Nov 8 2012
Owners who fail to socialise and obedience-train dogs at an early stage are fuelling "frightening" levels of problem behaviour in their pets, according to a report by a veterinary charity.
Children should be taught at school how to be good owners in the face of research showing "fundamental" gaps in knowledge about animal welfare, said the PDSA.
The charity said 1.3 million dogs across the UK were displaying "problem behaviour" with nearly one in three, or 30%, of dog owners reporting being bitten or attacked by a dog.
More than half of dog owners, or 51%, said they knew someone who had been bitten or attacked by a dog while a separate survey of children found nearly two thirds, or 65%, reported having been frightened or scared by a dog's behaviour.
In some cases dogs have been deliberately trained to be aggressive but the primary cause of anti-social behaviour in dogs was a lack of socialisation and basic obedience training when dogs are young, said the report.
The majority of dogs, at 61%, had not attended training classes within their first six months of life, according to the findings.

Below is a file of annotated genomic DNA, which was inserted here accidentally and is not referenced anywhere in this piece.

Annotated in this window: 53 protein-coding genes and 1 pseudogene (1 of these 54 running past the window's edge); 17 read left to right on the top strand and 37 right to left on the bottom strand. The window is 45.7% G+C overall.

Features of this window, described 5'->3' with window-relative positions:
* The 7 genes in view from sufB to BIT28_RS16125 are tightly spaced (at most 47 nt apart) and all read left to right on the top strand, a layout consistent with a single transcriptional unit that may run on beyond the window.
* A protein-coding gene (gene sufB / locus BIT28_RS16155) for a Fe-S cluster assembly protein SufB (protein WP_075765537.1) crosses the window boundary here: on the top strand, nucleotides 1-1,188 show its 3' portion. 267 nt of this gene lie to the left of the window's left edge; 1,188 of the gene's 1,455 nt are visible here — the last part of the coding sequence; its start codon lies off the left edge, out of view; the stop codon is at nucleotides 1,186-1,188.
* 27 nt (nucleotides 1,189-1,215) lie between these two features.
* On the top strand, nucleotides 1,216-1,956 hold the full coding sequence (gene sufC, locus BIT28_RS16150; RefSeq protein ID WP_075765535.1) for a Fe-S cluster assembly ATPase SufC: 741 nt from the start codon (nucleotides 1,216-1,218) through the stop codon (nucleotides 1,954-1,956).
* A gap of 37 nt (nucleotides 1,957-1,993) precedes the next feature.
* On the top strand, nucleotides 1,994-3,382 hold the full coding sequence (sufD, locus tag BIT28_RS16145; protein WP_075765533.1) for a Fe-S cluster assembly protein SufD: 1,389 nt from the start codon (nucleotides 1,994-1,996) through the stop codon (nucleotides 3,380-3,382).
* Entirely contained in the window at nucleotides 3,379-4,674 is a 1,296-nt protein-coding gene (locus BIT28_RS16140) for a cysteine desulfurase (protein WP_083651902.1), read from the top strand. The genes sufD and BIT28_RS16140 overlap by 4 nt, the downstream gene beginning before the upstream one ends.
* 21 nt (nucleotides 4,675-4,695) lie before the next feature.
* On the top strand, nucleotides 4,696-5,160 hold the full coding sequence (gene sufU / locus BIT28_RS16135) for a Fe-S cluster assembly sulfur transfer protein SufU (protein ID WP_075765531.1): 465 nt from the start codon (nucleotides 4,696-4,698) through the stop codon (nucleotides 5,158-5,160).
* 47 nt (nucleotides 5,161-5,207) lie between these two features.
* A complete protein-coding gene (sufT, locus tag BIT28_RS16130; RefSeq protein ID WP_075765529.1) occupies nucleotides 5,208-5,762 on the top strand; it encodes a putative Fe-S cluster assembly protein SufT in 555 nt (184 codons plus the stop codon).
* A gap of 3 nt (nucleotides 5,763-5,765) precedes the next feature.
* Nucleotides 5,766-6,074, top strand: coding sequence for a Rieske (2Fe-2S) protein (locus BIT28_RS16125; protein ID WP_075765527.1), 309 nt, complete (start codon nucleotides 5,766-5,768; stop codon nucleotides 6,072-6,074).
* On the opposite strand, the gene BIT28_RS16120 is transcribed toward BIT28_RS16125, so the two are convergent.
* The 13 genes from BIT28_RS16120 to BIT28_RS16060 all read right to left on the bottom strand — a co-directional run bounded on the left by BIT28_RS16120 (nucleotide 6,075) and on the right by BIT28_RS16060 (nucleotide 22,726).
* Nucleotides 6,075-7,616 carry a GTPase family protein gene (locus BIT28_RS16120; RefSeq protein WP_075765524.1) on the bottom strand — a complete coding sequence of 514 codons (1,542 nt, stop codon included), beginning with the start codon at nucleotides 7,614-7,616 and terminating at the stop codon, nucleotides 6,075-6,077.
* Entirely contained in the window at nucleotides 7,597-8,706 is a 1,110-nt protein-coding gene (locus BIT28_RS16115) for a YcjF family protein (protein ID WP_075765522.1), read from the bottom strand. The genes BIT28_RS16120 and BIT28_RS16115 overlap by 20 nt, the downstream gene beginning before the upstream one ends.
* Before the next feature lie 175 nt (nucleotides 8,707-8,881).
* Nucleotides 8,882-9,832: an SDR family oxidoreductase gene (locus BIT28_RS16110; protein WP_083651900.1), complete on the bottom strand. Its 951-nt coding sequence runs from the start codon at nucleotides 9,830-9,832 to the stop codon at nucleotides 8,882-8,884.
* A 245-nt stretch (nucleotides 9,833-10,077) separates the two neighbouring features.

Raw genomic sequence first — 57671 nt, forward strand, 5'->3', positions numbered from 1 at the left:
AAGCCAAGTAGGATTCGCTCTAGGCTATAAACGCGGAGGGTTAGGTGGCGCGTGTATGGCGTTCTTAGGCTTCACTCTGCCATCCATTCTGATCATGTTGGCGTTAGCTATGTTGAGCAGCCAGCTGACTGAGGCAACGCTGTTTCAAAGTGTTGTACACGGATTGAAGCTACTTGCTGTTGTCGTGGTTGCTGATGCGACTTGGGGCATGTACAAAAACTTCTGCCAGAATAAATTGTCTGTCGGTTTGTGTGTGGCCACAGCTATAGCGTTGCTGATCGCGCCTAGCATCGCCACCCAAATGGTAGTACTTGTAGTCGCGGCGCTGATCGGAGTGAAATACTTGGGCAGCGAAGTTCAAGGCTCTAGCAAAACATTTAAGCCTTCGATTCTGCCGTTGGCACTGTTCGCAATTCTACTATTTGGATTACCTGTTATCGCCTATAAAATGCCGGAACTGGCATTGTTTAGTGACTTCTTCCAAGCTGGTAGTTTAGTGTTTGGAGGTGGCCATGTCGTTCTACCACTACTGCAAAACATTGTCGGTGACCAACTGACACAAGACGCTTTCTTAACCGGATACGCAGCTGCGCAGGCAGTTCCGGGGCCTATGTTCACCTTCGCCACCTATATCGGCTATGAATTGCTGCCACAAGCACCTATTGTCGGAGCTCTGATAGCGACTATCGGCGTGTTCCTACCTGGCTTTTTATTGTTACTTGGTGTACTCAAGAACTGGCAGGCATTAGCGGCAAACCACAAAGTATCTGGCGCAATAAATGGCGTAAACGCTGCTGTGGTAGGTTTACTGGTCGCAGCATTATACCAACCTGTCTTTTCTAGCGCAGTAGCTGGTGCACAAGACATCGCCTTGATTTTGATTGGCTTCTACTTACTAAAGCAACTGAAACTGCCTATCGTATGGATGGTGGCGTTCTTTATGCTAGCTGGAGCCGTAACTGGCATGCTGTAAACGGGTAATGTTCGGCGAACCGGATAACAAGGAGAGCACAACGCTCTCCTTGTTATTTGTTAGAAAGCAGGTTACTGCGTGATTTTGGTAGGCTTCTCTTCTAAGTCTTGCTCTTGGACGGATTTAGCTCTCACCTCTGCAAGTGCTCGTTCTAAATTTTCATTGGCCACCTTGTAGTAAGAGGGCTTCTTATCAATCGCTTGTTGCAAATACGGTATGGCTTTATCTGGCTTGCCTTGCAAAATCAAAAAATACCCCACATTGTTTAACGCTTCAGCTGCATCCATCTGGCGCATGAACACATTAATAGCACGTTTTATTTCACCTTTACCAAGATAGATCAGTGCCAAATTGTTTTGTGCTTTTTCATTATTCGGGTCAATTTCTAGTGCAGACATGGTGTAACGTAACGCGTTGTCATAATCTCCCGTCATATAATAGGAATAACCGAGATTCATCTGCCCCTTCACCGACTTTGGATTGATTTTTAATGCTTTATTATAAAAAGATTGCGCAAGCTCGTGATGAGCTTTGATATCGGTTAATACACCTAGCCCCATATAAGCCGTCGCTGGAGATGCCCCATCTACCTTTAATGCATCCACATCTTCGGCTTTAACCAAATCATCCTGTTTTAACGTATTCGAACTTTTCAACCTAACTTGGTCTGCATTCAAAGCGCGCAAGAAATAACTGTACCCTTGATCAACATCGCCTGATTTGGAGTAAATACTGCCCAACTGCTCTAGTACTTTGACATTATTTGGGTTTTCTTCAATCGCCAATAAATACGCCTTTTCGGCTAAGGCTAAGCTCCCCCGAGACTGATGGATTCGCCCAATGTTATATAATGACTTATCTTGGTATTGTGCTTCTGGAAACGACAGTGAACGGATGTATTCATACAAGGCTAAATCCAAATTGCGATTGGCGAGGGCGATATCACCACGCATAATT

The research forms part of the second PDSA animal wellbeing report which claims obesity, aggression and illness are set to take over the pet population if they are not tackled.
An estimated 18.5 million dogs, cats and rabbits are being fed unsuitable diets and treats in spite of their owners knowing about the health risks, said the report.
The charity warned that an estimated 11.2 million pets are not vaccinated or neutered, leaving them at "serious" risk of developing potentially fatal illnesses.
PDSA senior veterinary surgeon Sean Wensley said: "Each year there are awful stories of dogs attacking pets and people, sometimes with fatal consequences. Tackling this begins with owners and breeders taking full responsibility for their dogs' behaviour and adequately socialising and training them from a young age."